This is precisely what many in Islamabad and certainly Washington have not realised — not so far. When some of us were naively whispering in worried American ears: “Sir, we will fix it up in a day”, they did not realise that the country has changed; today it has many centres of political authority, dozens of TV channels — all trying to outwit Fox, hundreds of chirpy radio stations and countless racy publications. And precisely because of this multi-polar and multi-media situation, our courts have found the space to assert themselves as independent entities and they in turn add to the depth of a rough, volatile and fragile mix that despite its many failings is the new democratic dispensation in which no one is all-powerful, no one, not even the good old GHQ has total control. If they are creating impressions of ‘control’, they too are bluffing.

Democracy is neither orderly nor neatly pressed and tidy like the khaki uniforms worn by the Hosni Mubaraks and Ziaul Haqs of the world – establishment ‘liberators’ who gladly free their countries to serve their own interests and those of their lackeys. It’s really sad that people like Ahmed Quraishi are willing to take the sacrifices and the dreams of people for democracy and twist them into distortions that claim to promote the very dictatorships that people are struggling against. Thankfully, the power of the people is greater than the power of any dictator, and certainly more powerful than Ahmed Quraishi.

Ahmed Qureshi Article 2-9-2011

My Favourite Caliph

Sometimes Ahmed Quraishi is so ridiculous that I wonder if he’s performing some sort of dark comedy routine. Take, for example, the conversation that he has started on Facebook about how life under an 8th century Arab Caliph was better than life under ‘baboons’ in power today.

Here’s what he wrote on Facebook “A Glimpse Into The Mind Of A Muslim Caliph”

During the government of Alwaleed bin Abdul Malik, a Khaleefa of Bani Umayya [Umayyads],who was based in Damascus and in whose tenure Mohammad bin Qasim conquered Sindh, he introduced a social welfare system where widows could register themselves in special offices in various cities of the state and get monthly stipends and/or ration.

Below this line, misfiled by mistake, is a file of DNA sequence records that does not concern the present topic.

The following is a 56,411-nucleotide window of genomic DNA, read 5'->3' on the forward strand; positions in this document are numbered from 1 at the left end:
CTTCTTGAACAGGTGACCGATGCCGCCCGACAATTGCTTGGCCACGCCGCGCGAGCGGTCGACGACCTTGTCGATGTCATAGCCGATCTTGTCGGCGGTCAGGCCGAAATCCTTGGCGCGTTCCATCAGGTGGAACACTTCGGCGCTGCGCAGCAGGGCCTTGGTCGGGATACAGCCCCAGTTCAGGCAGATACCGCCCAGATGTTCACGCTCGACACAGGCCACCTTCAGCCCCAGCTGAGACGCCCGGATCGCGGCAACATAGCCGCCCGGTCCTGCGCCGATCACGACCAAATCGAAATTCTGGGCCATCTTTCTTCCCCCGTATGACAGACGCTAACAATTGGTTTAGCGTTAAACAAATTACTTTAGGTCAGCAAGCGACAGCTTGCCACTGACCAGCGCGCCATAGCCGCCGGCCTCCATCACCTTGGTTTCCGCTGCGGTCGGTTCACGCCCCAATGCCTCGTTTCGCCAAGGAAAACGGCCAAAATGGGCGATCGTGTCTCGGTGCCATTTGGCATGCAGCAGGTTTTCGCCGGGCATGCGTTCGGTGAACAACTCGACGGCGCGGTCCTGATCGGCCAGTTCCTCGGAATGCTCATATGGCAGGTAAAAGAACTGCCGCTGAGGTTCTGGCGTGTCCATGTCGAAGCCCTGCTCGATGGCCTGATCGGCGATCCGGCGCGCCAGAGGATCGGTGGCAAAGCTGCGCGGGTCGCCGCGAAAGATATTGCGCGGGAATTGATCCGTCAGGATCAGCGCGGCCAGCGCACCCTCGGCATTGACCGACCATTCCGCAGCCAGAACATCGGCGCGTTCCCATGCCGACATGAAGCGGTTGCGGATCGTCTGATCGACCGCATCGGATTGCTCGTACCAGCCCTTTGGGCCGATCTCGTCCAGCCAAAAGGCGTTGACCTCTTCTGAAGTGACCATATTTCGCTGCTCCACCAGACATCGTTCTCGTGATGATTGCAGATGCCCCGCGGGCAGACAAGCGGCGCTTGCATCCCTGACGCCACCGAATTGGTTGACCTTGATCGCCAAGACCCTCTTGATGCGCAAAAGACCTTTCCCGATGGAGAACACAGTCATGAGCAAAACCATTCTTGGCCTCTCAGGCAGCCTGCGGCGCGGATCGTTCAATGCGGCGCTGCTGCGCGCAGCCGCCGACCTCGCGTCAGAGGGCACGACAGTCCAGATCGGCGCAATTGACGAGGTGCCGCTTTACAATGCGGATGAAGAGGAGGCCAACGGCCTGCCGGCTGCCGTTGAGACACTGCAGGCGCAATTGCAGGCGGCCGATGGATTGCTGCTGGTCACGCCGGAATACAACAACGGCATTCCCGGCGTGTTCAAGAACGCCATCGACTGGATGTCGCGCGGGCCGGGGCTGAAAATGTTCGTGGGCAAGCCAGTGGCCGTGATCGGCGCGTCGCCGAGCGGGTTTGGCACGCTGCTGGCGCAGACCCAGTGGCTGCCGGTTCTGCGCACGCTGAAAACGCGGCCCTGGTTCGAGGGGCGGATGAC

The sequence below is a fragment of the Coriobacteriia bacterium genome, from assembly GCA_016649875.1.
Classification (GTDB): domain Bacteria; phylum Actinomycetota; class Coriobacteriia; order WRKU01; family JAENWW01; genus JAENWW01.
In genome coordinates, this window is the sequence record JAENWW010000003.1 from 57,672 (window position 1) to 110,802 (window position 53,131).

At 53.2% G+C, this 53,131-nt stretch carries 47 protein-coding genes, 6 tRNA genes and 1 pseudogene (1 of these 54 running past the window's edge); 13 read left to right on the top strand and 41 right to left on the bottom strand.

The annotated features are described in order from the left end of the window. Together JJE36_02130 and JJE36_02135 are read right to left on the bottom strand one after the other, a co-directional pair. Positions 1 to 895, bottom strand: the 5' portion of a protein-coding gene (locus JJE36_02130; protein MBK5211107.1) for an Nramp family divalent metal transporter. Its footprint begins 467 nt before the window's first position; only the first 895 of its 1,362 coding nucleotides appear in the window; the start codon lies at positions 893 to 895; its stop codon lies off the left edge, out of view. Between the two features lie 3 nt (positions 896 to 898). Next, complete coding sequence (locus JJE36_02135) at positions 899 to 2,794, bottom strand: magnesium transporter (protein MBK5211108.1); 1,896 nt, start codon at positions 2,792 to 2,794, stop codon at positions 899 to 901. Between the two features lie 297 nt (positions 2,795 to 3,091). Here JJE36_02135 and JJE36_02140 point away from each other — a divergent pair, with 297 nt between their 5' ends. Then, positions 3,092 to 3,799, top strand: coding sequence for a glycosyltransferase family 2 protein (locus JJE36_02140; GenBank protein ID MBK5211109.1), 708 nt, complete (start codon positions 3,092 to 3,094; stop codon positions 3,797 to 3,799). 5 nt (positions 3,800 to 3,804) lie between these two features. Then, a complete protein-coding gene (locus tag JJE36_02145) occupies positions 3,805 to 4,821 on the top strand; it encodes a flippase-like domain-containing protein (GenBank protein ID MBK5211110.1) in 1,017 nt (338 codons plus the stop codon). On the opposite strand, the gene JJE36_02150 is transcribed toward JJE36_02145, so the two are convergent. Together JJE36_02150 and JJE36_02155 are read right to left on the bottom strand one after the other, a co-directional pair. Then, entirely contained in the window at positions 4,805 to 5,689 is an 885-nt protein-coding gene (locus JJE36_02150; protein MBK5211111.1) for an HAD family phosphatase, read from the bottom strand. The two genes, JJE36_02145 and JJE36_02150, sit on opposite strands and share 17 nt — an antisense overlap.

Well equipped shelters were built for the homeless and poor travelers. This covered the length abd breadth of the Muslim empire at the time. Special shelters were run by the state for the orphans. It was normal for mayors and/or rulers of various Muslim cities to compete with each other in building and running the largest libraries. Muslim cities and rulers prided one another on who maintains the largest and the richest public library of books. Every ruler competed in and rewarded citizens who would translate maximum numbers of books from other languages into Arabic and place the translated books in the local state-run library. Books on philosophy, religion, myths, science, etc. everything was translated. Muslims used to be confident. They were not afraid to translate books from other cultures that contradicted Islamic injunctions. They translated these books to learn how other nations thought and behaved and to know their strengths and weaknesses. You could find books on sex translated from other cultures lying in the local library of a Muslim city. Muslims then were confident in their faith and in themselves, knowing that they were reading foriegn material only to learn while not getting influenced by these books except in the positive.